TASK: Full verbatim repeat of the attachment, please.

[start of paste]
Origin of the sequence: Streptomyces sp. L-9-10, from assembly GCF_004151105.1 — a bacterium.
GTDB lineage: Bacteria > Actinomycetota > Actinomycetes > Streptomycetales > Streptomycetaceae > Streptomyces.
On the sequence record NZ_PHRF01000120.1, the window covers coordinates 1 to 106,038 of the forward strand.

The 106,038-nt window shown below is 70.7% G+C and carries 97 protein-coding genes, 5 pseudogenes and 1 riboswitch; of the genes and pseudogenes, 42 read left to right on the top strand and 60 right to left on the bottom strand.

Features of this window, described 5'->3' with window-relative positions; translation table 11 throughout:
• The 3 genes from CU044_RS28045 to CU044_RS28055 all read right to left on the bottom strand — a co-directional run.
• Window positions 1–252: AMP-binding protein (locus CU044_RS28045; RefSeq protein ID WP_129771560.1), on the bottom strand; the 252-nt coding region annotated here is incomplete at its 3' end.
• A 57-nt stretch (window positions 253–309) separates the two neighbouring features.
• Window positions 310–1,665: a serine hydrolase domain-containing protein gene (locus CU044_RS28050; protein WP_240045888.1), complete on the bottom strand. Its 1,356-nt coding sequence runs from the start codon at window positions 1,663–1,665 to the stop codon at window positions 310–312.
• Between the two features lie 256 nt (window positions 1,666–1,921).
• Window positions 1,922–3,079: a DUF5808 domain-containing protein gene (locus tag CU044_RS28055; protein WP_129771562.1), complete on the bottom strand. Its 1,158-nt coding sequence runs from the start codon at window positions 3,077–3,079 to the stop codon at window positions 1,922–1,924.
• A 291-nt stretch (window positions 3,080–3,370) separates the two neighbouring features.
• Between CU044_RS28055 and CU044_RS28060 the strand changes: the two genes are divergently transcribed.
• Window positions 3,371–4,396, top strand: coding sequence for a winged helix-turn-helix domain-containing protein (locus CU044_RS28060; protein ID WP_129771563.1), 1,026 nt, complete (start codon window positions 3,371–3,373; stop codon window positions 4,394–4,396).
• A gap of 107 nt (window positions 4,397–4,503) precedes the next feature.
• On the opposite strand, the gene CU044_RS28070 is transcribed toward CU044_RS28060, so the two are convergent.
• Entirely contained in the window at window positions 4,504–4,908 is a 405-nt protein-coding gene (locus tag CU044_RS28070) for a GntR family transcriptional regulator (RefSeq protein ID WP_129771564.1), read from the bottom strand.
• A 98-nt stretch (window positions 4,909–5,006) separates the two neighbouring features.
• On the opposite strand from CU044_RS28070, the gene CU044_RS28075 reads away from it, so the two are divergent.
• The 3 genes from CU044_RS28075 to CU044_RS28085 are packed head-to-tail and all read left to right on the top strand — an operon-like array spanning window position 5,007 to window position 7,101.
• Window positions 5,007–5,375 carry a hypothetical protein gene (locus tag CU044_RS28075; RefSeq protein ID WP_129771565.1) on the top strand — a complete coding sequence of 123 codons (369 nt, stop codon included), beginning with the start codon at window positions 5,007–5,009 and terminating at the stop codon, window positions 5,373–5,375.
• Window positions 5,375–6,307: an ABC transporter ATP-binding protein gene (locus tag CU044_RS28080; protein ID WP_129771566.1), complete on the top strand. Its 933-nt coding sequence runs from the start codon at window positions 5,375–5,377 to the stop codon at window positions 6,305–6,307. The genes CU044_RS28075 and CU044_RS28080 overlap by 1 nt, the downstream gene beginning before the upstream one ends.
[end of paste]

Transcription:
Origin of the sequence: Streptomyces sp. L-9-10, from assembly GCF_004151105.1 — a bacterium.
GTDB lineage: Bacteria > Actinomycetota > Actinomycetes > Streptomycetales > Streptomycetaceae > Streptomyces.
On the sequence record NZ_PHRF01000120.1, the window covers coordinates 1 to 106,038 of the forward strand.

The 106,038-nt window shown below is 70.7% G+C and carries 97 protein-coding genes, 5 pseudogenes and 1 riboswitch; of the genes and pseudogenes, 42 read left to right on the top strand and 60 right to left on the bottom strand.

Features of this window, described 5'->3' with window-relative positions; translation table 11 throughout:
• The 3 genes from CU044_RS28045 to CU044_RS28055 all read right to left on the bottom strand — a co-directional run.
• Window positions 1–252: AMP-binding protein (locus CU044_RS28045; RefSeq protein ID WP_129771560.1), on the bottom strand; the 252-nt coding region annotated here is incomplete at its 3' end.
• A 57-nt stretch (window positions 253–309) separates the two neighbouring features.
• Window positions 310–1,665: a serine hydrolase domain-containing protein gene (locus CU044_RS28050; protein WP_240045888.1), complete on the bottom strand. Its 1,356-nt coding sequence runs from the start codon at window positions 1,663–1,665 to the stop codon at window positions 310–312.
• Between the two features lie 256 nt (window positions 1,666–1,921).
• Window positions 1,922–3,079: a DUF5808 domain-containing protein gene (locus tag CU044_RS28055; protein WP_129771562.1), complete on the bottom strand. Its 1,158-nt coding sequence runs from the start codon at window positions 3,077–3,079 to the stop codon at window positions 1,922–1,924.
• A 291-nt stretch (window positions 3,080–3,370) separates the two neighbouring features.
• Between CU044_RS28055 and CU044_RS28060 the strand changes: the two genes are divergently transcribed.
• Window positions 3,371–4,396, top strand: coding sequence for a winged helix-turn-helix domain-containing protein (locus CU044_RS28060; protein ID WP_129771563.1), 1,026 nt, complete (start codon window positions 3,371–3,373; stop codon window positions 4,394–4,396).
• A gap of 107 nt (window positions 4,397–4,503) precedes the next feature.
• On the opposite strand, the gene CU044_RS28070 is transcribed toward CU044_RS28060, so the two are convergent.
• Entirely contained in the window at window positions 4,504–4,908 is a 405-nt protein-coding gene (locus tag CU044_RS28070) for a GntR family transcriptional regulator (RefSeq protein ID WP_129771564.1), read from the bottom strand.
• A 98-nt stretch (window positions 4,909–5,006) separates the two neighbouring features.
• On the opposite strand from CU044_RS28070, the gene CU044_RS28075 reads away from it, so the two are divergent.
• The 3 genes from CU044_RS28075 to CU044_RS28085 are packed head-to-tail and all read left to right on the top strand — an operon-like array spanning window position 5,007 to window position 7,101.
• Window positions 5,007–5,375 carry a hypothetical protein gene (locus tag CU044_RS28075; RefSeq protein ID WP_129771565.1) on the top strand — a complete coding sequence of 123 codons (369 nt, stop codon included), beginning with the start codon at window positions 5,007–5,009 and terminating at the stop codon, window positions 5,373–5,375.
• Window positions 5,375–6,307: an ABC transporter ATP-binding protein gene (locus tag CU044_RS28080; protein ID WP_129771566.1), complete on the top strand. Its 933-nt coding sequence runs from the start codon at window positions 5,375–5,377 to the stop codon at window positions 6,305–6,307. The genes CU044_RS28075 and CU044_RS28080 overlap by 1 nt, the downstream gene beginning before the upstream one ends.